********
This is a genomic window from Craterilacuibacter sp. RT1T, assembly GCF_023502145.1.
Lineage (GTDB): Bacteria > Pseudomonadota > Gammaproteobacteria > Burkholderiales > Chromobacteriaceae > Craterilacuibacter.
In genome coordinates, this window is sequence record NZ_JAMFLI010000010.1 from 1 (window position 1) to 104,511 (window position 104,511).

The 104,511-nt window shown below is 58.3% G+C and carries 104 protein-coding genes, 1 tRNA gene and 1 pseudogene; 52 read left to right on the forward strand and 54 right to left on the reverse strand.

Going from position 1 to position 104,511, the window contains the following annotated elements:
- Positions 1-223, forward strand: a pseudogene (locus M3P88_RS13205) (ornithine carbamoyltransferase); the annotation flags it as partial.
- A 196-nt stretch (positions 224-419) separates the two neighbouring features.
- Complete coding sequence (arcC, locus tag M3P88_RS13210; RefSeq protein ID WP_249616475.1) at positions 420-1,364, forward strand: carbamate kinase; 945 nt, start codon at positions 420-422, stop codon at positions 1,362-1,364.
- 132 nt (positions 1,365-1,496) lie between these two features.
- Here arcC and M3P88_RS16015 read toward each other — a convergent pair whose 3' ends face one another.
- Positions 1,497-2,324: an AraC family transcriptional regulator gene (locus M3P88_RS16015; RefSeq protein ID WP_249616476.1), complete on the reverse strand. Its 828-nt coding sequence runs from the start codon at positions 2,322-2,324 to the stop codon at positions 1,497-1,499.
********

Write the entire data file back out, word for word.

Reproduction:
This is a genomic window from Craterilacuibacter sp. RT1T, assembly GCF_023502145.1.
Lineage (GTDB): Bacteria > Pseudomonadota > Gammaproteobacteria > Burkholderiales > Chromobacteriaceae > Craterilacuibacter.
In genome coordinates, this window is sequence record NZ_JAMFLI010000010.1 from 1 (window position 1) to 104,511 (window position 104,511).

The 104,511-nt window shown below is 58.3% G+C and carries 104 protein-coding genes, 1 tRNA gene and 1 pseudogene; 52 read left to right on the forward strand and 54 right to left on the reverse strand.

Going from position 1 to position 104,511, the window contains the following annotated elements:
- Positions 1-223, forward strand: a pseudogene (locus M3P88_RS13205) (ornithine carbamoyltransferase); the annotation flags it as partial.
- A 196-nt stretch (positions 224-419) separates the two neighbouring features.
- Complete coding sequence (arcC, locus tag M3P88_RS13210; RefSeq protein ID WP_249616475.1) at positions 420-1,364, forward strand: carbamate kinase; 945 nt, start codon at positions 420-422, stop codon at positions 1,362-1,364.
- 132 nt (positions 1,365-1,496) lie between these two features.
- Here arcC and M3P88_RS16015 read toward each other — a convergent pair whose 3' ends face one another.
- Positions 1,497-2,324: an AraC family transcriptional regulator gene (locus M3P88_RS16015; RefSeq protein ID WP_249616476.1), complete on the reverse strand. Its 828-nt coding sequence runs from the start codon at positions 2,322-2,324 to the stop codon at positions 1,497-1,499.